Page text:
Tuesday, May 24, 2016
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Starting in 1996, the Vancouver Injection Drug User Study now demonstrates how incarceration creates more harm than benefit for injection drug users. According to The Globe and Mail October 10, 2008 article, ("Junkies Stay Hooked Behind Bars") "Injection-drug users who are incarcerated are less likely to kick their habit than those who remain in the community, new Canadian research shows. In fact, there is strong evidence that addicts who end up in jail are more likely to stay hooked longer and less likely to be treated for addiction, according to the research published in the medical journal Addiction. The study followed 1,603 intravenous drug users in Vancouver for almost a decade. During the study period, 842 of them (just over half) stopped injecting drugs for a period of at least six months. Two-thirds of the users spent time in jail at some point, mostly for drug-related crimes."
The article adds, "Researchers also tried to determine the effect of incarceration on drug use by focusing on the minority of IV drug users - one in five - who were incarcerated for the first time during the study period. Incarceration was defined as 'being in detention, prison or jail overnight or longer in the previous six months.' The paper showed that pre- and post-incarceration drug use was virtually the same. In other words, jailing drug addicts did not help them overcome addiction. Researchers found that those who were jailed were 57 per cent less likely to give up drugs for a period of six months or more, compared with those who were not jailed.The study also found that IV drug users with access to methadone programs (methadone is a drug used to wean heroin users from their addiction) were 62 per cent more likely to kick their drug habit for a period of six months or more. Methadone programs are available in the community but not in prison."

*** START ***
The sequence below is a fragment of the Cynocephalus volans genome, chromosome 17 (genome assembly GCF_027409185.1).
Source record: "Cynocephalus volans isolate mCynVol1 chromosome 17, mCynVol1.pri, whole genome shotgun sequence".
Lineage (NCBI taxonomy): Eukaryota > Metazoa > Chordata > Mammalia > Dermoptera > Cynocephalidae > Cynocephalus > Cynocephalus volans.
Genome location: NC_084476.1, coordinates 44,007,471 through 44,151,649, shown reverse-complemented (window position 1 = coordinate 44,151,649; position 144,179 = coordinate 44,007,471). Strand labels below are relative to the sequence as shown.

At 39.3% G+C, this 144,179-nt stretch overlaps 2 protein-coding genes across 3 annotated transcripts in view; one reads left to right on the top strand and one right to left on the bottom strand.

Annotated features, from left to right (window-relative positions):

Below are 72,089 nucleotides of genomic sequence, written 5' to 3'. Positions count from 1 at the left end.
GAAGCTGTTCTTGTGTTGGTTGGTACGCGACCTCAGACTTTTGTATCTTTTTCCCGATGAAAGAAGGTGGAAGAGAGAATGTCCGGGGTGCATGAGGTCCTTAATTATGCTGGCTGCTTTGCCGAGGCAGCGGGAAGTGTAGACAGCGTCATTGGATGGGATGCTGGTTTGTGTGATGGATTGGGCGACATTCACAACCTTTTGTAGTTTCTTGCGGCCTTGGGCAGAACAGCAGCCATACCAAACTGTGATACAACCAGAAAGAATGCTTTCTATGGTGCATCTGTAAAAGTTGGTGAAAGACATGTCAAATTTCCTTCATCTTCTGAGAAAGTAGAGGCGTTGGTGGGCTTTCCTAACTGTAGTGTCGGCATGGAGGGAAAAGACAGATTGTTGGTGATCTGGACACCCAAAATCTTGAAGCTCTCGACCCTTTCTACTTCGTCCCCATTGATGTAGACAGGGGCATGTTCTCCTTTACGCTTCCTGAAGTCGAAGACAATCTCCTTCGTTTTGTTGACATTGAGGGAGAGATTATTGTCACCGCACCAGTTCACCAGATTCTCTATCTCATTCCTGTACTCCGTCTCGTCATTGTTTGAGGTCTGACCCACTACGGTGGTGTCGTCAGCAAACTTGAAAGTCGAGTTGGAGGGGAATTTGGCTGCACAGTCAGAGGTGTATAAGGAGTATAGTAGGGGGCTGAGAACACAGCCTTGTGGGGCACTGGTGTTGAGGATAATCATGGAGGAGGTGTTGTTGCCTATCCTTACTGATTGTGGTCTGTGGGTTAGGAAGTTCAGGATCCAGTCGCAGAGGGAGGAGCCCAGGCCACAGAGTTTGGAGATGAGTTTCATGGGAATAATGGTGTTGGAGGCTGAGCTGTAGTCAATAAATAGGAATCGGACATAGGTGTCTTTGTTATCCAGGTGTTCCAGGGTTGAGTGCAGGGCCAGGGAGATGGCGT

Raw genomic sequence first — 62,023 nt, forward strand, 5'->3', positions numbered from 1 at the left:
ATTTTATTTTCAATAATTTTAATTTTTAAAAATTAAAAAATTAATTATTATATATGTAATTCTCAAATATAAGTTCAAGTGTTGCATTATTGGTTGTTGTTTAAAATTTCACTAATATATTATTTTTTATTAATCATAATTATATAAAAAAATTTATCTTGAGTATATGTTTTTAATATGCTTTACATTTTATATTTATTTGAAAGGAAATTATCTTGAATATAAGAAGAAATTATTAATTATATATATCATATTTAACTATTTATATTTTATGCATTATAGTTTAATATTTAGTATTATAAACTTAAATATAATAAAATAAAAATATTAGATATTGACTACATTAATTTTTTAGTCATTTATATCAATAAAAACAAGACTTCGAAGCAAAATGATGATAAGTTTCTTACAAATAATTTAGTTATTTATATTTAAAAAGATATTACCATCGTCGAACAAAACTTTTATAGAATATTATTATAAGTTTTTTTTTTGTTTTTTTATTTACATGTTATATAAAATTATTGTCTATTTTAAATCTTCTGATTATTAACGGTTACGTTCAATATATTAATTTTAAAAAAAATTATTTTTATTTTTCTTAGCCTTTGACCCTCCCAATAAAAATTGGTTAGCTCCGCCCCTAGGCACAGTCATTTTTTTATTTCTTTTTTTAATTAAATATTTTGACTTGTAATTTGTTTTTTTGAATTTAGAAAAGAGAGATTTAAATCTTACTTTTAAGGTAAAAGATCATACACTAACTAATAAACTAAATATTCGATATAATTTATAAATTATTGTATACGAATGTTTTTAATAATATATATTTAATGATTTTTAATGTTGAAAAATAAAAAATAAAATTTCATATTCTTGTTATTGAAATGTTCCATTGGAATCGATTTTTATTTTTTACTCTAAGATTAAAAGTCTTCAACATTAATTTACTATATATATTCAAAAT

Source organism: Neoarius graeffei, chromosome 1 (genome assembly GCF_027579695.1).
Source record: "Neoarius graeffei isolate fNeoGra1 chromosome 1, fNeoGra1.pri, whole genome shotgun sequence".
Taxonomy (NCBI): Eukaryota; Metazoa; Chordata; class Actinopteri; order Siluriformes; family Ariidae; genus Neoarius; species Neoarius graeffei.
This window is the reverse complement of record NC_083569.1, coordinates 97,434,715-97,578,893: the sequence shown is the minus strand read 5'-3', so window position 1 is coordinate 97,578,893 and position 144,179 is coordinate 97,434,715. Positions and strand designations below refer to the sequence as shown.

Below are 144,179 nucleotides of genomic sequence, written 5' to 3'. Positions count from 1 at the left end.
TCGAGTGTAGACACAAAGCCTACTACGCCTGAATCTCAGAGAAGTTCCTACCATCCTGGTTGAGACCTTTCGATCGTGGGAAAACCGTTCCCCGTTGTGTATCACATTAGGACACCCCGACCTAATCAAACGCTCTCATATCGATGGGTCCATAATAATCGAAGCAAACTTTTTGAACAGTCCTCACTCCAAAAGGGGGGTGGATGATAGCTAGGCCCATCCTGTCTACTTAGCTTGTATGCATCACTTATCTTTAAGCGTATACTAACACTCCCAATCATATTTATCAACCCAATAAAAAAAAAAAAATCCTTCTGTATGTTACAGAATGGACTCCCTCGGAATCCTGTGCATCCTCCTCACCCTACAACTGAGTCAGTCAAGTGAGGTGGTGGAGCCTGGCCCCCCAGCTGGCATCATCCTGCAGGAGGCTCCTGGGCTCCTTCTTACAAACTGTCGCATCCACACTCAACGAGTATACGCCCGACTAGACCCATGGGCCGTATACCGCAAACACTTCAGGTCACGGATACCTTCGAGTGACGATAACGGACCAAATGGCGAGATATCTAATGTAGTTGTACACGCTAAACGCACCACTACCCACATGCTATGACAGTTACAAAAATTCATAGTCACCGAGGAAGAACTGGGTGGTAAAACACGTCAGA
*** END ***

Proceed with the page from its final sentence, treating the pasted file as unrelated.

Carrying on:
The article notes, "The study notes that drug use fell while people were in prison but it did not stop. (It is widely acknowledged that drugs like heroin, cocaine and crack are available in prison.) In fact, researchers concluded that there are no major differences in drug consumption patterns between those who were jailed and those not jailed.The big difference was that IV drug users who remained in the community were more likely to get treatment and stop using drugs, at least temporarily.There is also evidence that those who had been imprisoned engaged in more risky behaviours such as needle sharing. (There are no needle-exchange programs in Canadian prisons, though activists have been demanding them for years.) Earlier research showed that about 30 per cent of all new infections with HIV-AIDS occur in prison."